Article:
It might not be able to resurrect your PC from literal flames, but Iolo's new privacy, security and optimization toolkit is a great package that'll make it run like new and keep you safe online.
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Developer: Iolo Technologies (opens in new tab)
Operating system: Windows
Phoenix 360 (opens in new tab) is built around System Mechanic Pro – Iolo's excellent PC optimization software, which is available as a standalone product.
We've already covered System Mechanic Pro's features extensively in our review of the standalone tool, so here we'll focus on Iolo Phoenix 360's other components: online security tool Privacy Guardian, password manager ByePass, and malicious software cleanup app Malware Killer.
Privacy Guardian is designed to protect your personal information online. It uses what Iolo calls 'anti-fingerprinting', which essentially means it blocks the trackers that typically follow you from site to site, building up a profile that's used to target you with personalized ads and other content. It provides you with a handy record of how many times it's protected you from being profiled, letting you know which sites are tracking you.
ByePass is a secure password generator and manager, much like LastPass, which stores all your logins in a single encrypted vault secured with a master password. Unlike many other password managers (opens in new tab), it supports two-factor authentication, and lets you secure payment details and notes too.
Malware Killer, as the name suggests, defends your PC from malicious software – not just by blocking known threats, but also by removing existing infections. You might be surprised what it finds on your PC, even if you haven't noticed any issues in everyday use.
Malware Killer uses an extensive cloud-based database to detect threats, plus heuristic analysis to pick up programs that behave suspiciously – ideal for blocking or removing new forms of malware, or identifying threats if you can't connect to the cloud.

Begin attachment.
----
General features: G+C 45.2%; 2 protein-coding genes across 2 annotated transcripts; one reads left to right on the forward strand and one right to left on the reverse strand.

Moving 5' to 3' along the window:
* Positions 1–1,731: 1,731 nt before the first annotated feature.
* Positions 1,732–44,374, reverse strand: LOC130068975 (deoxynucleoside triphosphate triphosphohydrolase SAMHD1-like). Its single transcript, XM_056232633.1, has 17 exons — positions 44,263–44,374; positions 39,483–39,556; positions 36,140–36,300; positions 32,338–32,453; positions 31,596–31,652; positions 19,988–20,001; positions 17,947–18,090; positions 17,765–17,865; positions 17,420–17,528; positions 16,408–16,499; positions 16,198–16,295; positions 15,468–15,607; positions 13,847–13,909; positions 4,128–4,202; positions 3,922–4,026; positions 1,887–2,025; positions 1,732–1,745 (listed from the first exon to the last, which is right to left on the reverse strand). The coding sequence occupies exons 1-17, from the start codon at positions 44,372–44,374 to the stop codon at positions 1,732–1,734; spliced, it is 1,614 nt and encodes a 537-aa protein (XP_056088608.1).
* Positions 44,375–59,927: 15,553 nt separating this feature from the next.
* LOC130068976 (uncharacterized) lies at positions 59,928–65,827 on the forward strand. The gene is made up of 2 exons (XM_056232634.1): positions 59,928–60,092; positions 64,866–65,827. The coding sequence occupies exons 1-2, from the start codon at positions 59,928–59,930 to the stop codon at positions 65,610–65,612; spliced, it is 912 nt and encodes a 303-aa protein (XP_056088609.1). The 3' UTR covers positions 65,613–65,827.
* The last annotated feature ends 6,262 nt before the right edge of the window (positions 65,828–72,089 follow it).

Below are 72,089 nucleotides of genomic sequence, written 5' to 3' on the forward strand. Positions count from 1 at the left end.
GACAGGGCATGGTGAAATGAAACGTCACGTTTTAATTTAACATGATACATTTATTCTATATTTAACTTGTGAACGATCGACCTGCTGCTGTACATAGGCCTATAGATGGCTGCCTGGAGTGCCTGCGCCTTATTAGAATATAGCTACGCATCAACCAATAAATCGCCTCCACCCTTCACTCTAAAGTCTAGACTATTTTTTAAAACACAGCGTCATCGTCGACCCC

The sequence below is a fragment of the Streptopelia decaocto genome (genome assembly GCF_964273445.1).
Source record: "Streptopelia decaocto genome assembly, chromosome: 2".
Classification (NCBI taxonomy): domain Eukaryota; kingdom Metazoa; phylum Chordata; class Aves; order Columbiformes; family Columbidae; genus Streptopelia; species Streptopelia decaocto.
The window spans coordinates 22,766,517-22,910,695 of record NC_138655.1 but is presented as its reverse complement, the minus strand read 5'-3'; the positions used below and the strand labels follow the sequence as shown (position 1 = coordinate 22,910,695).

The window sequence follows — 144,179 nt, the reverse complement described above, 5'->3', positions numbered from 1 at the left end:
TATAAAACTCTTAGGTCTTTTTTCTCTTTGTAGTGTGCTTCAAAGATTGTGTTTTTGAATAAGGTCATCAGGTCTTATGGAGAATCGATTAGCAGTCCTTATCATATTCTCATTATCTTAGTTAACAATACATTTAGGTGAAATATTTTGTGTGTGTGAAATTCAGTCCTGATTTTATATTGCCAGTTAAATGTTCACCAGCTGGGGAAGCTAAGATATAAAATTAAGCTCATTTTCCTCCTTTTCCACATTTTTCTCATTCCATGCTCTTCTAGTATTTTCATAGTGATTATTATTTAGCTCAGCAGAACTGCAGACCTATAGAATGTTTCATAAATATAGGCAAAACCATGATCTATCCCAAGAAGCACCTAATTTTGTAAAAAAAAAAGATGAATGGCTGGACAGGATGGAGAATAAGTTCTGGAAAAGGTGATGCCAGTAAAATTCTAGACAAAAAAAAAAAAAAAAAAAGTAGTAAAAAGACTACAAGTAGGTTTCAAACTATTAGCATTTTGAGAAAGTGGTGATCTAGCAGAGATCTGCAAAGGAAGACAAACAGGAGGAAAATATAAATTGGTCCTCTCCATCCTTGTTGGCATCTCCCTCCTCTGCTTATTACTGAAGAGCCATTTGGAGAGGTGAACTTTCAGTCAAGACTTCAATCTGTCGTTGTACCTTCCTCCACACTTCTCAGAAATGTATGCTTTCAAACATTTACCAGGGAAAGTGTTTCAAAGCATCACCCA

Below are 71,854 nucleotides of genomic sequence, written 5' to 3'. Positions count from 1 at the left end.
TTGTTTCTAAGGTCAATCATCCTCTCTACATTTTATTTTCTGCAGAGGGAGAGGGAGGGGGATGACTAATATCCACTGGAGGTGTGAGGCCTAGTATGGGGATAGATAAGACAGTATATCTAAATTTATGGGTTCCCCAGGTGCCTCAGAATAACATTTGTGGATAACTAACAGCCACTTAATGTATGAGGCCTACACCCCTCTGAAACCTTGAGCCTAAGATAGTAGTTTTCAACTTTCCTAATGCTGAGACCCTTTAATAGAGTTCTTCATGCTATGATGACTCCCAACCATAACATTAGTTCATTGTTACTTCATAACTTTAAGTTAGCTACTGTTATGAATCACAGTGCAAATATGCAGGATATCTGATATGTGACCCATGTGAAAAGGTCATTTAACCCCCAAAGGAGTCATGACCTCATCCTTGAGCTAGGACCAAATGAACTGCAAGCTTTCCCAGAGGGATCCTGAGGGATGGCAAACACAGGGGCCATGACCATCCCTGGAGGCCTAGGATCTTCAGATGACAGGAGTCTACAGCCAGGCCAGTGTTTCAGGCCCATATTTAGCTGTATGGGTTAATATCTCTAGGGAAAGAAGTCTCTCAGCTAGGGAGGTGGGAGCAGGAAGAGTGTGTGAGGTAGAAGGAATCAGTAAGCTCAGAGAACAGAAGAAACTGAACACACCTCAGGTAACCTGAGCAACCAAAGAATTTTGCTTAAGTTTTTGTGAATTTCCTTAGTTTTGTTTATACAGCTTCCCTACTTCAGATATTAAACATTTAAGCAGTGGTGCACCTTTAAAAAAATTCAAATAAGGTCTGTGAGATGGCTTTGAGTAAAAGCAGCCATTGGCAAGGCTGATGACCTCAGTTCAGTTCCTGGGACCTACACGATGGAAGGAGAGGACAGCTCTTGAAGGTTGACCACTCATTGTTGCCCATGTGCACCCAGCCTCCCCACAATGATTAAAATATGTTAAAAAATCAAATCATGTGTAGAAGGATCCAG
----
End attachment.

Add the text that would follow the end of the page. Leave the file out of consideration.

Secure your browser
All of Phoenix 360's components are accessible from a main dashboard, but each is a full program that must be installed individually. You'll need your registration key to activate each component, so keep it handy.
ByePass and Privacy Guardian also require browser extensions, but they both guide you through the process so you don't have to hunt through your browser's extension store.
Privacy Guardian is compatible with Firefox, Chrome, Windows Explorer, Opera and Edge, but ByePass currently only works with Chrome and Firefox. Support for other browsers is in the works, but it's a shame it was released without broader support.
ByePass is wonderfully easy to use. Just create an account using your email address and a master password (it's crucial that you don't forget this – Iolo can't recover it) and it works very much like LastPass. You can add account details manually (there are ready-made forms for the web's most popular sites and services), or let ByePass add them to its database itself next time you log in.
There's secure password generation (you can specify the length, and whether it can contain numbers, letters and special characters), and ByePass can also store credit card details and notes. There's no encrypted file storage, but that's a very rare feature for a password manager.
You can easily see how many accounts you're currently logged into, and log out of everything with a single click – even if you're logged in on several devices. Clearing your browser cookies would only log you out on the device you're currently using, so this is a real advantage.
As noted above, the main purpose of Privacy Guardian is to block or delete trackers that advertisers use to build up a profile of you and your online habits. We appreciate that it not only shows you which sites have attempted to install trackers on your PC, but also the specific scripts themselves.
System Mechanic Pro includes an internet cleanup tool, but apparently this still leaves trackers behind. It's a slightly strange setup, and we can't help thinking Privacy Guardian's tools could work better fully integrated into System Mechanic.
Privacy Guardian also offers a Private Search tool, though this is just a shortcut to privacy-focused search engine Duck Duck Go. If you'd rather avoid having your searches tracked, it would be more convenient to make this your browser's default search engine.
Our favorite part of Phoenix 360's toolkit is Malware Killer. This is a relatively new addition to the package. If it's labelled 'Coming soon' when you launch the suite, close and reopen the launcher and you should be able to install it.
Malware Killer is refreshingly simply to use: it can perform a fast analysis of your whole system (triggered manually or on a regular schedule), or a deep scan of any specific file or folder you suspect may be infected.
Malware Killer now only looks for malicious programs, it also searches for suspicious looking changes to your browser settings, which can be a source of enormous frustration as well as a violation of your privacy.
Scans are quick, and the results can be surprising; if you download free software regularly, you might well have picked up several potentially malicious apps or browser extensions without realizing.